However, from Interstate 10 on the West Side of El Paso which parallels the river, the differences between the cities are quite evident. A typical U.S. metropolitan infrastructure can be seen on this side of the river, while shanty towns made of pallets and corrugated metal roofs can be seen on the other side. The sight is profound, sad, and all too real. When one grows up in an environment like that, one tends to have a different perspective of the U.S. and what "first world" really means. Most U.S. citizens don't ever confront those issues first hand, on a regular basis. We Southern Border Folk are exposed, directly or indirectly to a poverty that is severe, harsh, and very different from what U.S. poverty is typically known to be.

That severe poverty crosses over into the more rural border regions of the U.S. which are classified by the U.S. government as "Colonias", which are areas of the U.S. without the typical U.S. infrastructure that most U.S. Citizens take for granted (like electricity, natural gas, or running water). When you live in these regions, raised in them, compassion to those dealing with and escaping from this poverty becomes a part of you. Physical and geographical distance from that reality makes the heart less compassionate and the brain less understanding. That's why i believe most of us U.S. citizens tend to think politically before thinking humanely when involving border issues. We're mainly exposed to the "third world" through television; not driving to work, or shopping for groceries, or going to school.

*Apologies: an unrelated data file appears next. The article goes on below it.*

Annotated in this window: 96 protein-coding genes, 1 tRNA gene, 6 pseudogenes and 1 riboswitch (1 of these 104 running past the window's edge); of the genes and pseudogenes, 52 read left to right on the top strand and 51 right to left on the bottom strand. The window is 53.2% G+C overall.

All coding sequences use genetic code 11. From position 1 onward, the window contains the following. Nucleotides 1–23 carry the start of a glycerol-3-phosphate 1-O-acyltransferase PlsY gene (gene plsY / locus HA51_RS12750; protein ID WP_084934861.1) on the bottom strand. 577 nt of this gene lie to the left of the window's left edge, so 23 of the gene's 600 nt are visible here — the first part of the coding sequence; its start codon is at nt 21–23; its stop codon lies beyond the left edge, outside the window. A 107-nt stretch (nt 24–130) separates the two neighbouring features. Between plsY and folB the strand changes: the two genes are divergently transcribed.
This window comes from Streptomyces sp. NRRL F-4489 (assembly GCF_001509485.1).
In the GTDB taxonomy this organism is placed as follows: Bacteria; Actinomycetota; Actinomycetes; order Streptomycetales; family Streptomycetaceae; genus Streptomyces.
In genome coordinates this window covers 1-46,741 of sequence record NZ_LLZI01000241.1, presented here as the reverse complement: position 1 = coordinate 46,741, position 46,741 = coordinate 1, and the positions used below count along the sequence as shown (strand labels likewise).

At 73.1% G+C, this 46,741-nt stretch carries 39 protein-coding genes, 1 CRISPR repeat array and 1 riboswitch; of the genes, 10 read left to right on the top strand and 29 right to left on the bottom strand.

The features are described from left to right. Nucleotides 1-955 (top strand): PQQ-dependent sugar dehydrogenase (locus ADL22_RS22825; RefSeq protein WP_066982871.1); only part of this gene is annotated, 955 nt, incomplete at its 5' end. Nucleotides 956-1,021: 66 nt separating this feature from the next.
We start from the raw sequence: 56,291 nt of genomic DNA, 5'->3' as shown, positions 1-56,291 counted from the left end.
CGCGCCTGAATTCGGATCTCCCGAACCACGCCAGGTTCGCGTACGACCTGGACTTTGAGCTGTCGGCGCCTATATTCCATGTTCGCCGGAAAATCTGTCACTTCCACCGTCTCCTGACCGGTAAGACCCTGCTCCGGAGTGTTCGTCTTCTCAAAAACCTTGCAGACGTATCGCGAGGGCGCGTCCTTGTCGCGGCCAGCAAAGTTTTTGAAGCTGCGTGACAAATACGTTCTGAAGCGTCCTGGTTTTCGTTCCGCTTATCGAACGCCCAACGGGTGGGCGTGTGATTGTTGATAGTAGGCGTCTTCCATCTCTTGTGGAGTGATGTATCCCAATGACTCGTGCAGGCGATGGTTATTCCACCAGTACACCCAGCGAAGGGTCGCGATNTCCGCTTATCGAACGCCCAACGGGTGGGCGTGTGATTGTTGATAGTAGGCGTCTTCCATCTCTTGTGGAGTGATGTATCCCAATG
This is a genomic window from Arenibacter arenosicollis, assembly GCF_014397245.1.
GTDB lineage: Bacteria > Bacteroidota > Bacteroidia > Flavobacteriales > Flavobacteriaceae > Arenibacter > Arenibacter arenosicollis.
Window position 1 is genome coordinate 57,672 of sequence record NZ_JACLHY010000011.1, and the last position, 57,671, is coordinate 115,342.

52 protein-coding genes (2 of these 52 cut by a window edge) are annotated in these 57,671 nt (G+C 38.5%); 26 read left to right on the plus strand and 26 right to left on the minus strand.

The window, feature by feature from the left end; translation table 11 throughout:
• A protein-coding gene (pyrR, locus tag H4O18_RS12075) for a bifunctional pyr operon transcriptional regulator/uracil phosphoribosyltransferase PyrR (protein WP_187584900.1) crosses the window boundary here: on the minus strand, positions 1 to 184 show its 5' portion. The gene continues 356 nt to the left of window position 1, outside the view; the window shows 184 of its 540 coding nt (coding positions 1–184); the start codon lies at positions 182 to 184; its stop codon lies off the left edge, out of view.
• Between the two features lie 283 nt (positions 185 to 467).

Now there is undoubtedly extreme poverty scattered throughout the United States. Many citizens of Native-American communities and reservations live far below the U.S. poverty level. Pockets of what can be considered "third world" poverty exist especially in various regions of the South and in Appalachia, for example. These are areas like the "Colonias" where infrastructure is not systematic, but self-sufficiently innovated and "out-of-code", "off-the-grid", and not in that cool, tech-savvy, environmentally-progressive way. The difference between those areas and the "Colonias", besides the general ethnic background of the people (the aforementioned areas tend to be primarily White-Americans {or Americans of European descent}, and African-Americans) is that the "Colonias" encompass a much larger and concentrated geographical area as well as a much larger population of impoverished citizens than those scattered throughout the rest of the U.S.